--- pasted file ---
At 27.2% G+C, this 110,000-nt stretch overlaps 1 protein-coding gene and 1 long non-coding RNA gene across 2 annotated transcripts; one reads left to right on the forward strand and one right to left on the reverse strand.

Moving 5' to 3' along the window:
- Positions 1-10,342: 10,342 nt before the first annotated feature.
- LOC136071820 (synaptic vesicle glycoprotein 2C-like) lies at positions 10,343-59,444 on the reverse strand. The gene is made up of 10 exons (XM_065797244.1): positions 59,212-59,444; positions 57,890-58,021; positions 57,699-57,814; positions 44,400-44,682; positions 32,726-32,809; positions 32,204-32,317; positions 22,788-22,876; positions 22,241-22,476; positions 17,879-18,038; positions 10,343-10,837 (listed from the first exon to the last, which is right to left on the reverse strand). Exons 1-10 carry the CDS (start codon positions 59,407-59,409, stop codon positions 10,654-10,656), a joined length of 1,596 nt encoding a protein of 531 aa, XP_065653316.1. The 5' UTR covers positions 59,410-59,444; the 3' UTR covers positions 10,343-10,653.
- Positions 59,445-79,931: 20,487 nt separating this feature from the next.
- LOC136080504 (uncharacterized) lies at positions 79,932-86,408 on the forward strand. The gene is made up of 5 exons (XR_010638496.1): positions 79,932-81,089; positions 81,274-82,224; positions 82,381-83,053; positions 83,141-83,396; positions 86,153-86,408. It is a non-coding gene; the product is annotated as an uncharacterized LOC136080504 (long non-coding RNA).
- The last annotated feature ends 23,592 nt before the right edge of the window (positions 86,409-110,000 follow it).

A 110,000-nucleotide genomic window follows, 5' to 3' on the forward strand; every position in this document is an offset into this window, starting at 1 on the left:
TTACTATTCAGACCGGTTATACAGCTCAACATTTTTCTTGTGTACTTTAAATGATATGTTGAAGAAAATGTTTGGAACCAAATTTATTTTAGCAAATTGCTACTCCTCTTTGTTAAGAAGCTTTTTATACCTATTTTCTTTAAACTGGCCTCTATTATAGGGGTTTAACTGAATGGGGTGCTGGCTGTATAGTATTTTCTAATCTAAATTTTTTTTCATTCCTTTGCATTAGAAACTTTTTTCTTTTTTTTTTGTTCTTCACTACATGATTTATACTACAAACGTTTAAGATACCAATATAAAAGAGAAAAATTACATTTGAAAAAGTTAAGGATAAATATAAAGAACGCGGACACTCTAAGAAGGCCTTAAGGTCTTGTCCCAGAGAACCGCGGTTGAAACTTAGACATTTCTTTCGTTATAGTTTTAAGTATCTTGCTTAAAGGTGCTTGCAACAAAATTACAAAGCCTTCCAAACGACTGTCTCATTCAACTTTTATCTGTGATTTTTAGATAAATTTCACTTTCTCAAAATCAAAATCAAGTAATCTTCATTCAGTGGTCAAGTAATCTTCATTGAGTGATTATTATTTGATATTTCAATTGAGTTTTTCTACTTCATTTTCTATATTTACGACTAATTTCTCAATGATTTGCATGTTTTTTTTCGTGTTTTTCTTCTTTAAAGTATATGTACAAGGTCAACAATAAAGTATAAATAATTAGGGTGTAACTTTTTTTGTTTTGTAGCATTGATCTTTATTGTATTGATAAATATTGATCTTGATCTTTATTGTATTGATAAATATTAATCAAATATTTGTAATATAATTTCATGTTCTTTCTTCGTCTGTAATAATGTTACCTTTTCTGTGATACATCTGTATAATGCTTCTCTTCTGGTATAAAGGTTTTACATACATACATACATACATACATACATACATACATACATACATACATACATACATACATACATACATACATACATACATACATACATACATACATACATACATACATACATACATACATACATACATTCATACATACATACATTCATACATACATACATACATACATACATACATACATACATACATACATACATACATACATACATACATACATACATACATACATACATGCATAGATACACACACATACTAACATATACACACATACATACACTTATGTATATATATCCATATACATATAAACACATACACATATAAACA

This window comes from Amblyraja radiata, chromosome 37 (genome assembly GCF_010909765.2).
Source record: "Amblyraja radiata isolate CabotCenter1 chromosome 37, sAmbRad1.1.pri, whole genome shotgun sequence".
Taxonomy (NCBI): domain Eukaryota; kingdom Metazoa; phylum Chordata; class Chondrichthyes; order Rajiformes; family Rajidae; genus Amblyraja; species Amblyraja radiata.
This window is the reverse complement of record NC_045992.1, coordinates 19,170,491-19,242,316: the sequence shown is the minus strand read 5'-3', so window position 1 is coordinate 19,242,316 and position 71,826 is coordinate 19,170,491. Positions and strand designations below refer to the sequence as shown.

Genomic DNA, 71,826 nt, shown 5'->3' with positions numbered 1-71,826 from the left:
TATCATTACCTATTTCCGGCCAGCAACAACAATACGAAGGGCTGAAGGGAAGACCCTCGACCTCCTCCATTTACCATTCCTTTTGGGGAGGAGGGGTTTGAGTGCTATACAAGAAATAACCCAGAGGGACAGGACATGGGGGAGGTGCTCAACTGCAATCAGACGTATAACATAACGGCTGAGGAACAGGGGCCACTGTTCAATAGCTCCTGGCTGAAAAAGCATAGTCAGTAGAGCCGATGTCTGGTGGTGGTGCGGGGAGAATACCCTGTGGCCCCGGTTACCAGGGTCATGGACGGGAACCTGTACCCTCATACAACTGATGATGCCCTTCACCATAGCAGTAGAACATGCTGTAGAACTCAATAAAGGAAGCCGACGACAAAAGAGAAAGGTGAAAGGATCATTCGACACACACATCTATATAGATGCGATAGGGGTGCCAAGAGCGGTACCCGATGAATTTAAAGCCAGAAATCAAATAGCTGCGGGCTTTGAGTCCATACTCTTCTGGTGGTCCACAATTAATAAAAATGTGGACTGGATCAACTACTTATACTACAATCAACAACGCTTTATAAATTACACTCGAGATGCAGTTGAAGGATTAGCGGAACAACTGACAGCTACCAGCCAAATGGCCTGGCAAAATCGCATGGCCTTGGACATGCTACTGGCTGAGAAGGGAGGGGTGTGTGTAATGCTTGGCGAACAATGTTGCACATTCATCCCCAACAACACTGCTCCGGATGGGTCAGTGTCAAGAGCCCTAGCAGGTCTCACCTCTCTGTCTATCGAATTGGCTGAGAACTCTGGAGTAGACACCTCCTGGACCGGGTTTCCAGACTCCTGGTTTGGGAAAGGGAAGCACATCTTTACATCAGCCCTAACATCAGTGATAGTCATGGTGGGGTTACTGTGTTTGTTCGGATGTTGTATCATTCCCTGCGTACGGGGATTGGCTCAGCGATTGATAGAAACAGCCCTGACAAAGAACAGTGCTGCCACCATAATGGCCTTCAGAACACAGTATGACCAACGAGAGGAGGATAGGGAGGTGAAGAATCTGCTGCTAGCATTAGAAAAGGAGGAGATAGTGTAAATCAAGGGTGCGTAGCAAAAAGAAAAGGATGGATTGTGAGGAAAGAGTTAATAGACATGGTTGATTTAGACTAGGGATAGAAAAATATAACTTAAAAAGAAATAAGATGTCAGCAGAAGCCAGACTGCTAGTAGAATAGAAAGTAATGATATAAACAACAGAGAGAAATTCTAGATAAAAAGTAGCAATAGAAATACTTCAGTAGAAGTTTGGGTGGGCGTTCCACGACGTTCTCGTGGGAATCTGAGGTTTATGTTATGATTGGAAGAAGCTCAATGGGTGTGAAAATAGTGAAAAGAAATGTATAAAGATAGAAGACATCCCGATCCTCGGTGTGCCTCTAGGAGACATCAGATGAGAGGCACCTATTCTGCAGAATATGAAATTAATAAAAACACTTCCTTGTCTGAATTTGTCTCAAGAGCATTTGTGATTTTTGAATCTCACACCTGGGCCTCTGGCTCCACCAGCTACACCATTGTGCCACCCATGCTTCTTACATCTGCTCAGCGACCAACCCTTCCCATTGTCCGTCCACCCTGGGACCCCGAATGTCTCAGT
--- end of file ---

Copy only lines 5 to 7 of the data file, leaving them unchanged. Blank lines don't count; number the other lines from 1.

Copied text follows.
- Positions 59,445-79,931: 20,487 nt separating this feature from the next.
- LOC136080504 (uncharacterized) lies at positions 79,932-86,408 on the forward strand. The gene is made up of 5 exons (XR_010638496.1): positions 79,932-81,089; positions 81,274-82,224; positions 82,381-83,053; positions 83,141-83,396; positions 86,153-86,408. It is a non-coding gene; the product is annotated as an uncharacterized LOC136080504 (long non-coding RNA).
- The last annotated feature ends 23,592 nt before the right edge of the window (positions 86,409-110,000 follow it).